Morgan Stanley analyst Carlos De Alba slashed his rating on U.S. Steel by two notches, to "underweight", and nearly halved his price target on the group to $17 a share. He also revised price targets for Cleveland-Cliff (CLF) - Get Free Report, taking it to $21 from $26 per share, and Nucor (NUE) - Get Free Report, which he lowered to $105 per share from $115 per share.
Earlier this month, Goldman Sachs analyst Emily Chieng lowered her price target on the U.S. Steel to $21 a share, while cutting the group's rating to "sell" from "neutral', in a major sector update for a near-term market correction as hot-rolled coil steel (HRC) prices are around 140% north of their historical levels this year, at around $1,500 per ton, driven by stronger industrial demand and a "lagging supply response."
U.S. Steel said it expects adjusted current quarter profits of around $2 billion, a 50%-plus increase from the prior period, adding it's reduced its overall debt by around $2.7 billion so far this year, excluding that linked to its 2019 acquisition of Big River Steel.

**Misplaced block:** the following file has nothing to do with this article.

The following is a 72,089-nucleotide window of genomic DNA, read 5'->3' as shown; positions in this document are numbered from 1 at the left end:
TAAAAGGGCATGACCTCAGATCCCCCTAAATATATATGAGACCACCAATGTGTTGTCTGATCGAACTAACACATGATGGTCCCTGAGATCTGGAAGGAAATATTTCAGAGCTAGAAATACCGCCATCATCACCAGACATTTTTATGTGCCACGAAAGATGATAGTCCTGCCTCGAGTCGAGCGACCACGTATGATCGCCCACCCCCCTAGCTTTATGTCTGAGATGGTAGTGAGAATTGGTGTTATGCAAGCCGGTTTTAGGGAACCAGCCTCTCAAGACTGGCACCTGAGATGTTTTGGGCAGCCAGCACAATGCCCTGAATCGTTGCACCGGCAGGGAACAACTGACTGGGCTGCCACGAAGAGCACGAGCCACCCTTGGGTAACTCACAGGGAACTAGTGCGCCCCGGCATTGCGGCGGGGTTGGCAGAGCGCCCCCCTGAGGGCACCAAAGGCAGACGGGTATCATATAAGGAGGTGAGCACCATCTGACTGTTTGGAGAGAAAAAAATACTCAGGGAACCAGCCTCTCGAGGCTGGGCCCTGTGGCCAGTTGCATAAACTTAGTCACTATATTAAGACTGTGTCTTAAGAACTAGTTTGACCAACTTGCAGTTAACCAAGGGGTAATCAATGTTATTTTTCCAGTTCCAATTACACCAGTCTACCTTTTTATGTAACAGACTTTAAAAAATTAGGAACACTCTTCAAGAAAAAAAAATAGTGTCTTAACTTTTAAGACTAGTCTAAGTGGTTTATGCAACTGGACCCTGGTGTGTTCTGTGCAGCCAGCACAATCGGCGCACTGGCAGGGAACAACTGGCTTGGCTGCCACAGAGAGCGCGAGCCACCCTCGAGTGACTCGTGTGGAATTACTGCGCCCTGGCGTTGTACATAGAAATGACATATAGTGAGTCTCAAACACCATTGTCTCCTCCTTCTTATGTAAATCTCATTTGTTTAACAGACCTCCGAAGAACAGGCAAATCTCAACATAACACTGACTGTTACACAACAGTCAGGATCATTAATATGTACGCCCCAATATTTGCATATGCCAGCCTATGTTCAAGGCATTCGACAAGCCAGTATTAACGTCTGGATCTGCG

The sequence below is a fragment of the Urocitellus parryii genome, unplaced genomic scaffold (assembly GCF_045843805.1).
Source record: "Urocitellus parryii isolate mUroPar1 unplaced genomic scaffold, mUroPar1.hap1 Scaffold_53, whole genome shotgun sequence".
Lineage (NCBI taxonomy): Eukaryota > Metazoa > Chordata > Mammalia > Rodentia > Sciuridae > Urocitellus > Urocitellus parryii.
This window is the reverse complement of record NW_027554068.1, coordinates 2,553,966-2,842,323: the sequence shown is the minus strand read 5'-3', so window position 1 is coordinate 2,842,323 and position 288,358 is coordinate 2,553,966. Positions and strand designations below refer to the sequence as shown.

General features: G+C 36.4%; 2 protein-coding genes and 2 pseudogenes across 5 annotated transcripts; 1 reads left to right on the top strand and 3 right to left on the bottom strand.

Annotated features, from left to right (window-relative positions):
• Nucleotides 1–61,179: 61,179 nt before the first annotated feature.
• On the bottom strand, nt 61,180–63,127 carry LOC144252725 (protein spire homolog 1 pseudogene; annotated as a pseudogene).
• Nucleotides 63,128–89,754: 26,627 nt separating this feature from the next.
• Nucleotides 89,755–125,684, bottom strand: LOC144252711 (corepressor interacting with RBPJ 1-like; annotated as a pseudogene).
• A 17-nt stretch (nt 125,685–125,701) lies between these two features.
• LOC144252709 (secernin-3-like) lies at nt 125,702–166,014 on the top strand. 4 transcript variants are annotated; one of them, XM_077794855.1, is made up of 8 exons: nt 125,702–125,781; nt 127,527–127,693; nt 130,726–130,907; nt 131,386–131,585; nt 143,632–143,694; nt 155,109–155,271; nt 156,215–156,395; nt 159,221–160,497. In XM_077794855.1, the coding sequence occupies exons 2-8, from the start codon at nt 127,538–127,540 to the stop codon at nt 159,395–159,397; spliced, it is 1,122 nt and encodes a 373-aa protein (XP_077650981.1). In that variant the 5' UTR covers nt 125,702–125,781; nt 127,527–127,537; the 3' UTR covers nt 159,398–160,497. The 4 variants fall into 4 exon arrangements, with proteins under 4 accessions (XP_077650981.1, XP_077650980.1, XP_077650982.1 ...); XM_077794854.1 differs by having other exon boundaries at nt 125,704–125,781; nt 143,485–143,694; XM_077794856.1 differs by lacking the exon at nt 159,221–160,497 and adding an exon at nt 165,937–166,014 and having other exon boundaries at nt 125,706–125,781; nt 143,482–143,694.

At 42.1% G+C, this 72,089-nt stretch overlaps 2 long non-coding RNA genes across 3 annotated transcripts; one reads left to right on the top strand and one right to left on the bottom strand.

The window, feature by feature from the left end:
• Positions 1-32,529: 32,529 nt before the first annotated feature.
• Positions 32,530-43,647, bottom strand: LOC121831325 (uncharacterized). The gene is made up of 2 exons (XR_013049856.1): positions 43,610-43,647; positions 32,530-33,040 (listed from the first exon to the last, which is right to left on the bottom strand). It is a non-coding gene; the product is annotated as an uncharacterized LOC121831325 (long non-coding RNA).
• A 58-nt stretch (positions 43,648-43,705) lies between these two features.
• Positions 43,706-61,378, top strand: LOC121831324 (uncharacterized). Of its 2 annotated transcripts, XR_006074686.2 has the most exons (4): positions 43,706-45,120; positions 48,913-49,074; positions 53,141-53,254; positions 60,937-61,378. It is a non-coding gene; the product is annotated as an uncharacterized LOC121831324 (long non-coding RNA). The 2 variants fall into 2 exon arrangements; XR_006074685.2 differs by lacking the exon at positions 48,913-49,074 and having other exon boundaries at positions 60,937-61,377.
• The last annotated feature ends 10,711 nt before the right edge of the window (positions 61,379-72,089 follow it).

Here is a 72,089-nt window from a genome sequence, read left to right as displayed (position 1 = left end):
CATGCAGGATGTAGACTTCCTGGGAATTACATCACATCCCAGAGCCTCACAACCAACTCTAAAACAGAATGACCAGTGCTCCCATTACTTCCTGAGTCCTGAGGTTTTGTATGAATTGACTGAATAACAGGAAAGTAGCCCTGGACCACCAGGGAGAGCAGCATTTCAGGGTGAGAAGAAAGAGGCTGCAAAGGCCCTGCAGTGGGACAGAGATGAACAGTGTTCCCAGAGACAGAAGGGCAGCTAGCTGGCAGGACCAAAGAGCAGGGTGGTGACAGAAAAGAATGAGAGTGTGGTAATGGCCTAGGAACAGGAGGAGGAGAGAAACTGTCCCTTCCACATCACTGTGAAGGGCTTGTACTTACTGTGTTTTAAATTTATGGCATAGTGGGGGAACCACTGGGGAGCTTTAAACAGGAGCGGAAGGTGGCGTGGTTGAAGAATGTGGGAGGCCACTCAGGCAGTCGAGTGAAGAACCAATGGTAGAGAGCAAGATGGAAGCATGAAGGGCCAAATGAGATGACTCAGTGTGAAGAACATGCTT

However, capacity increases including U.S. Steel's plans for a $3 billion mill that will start producing in 2024 -- will test the 'higher-for-longer' thesis (for broader steel prices) as the government moves to finalize its multi-trillion stimulus bill.
Overall, U.S. mills -- including U.S. Steel -- have produced 71.4 million tons of crude steel so far this year, according to data from the American Iron and Steel Institute, a 20.26% increase from the same period last year. Average capacity utilization is now at 81.1%, up from just 66.8% over the same period last year.
U.S. Steel shares ended down 1.18% at $21.85. The stock is up 30% so far this year. Cleveland-Cliffs shares edged down 0.37% to end at $21.38, while Nucor stock ended the day 0.74% higher at $102.53.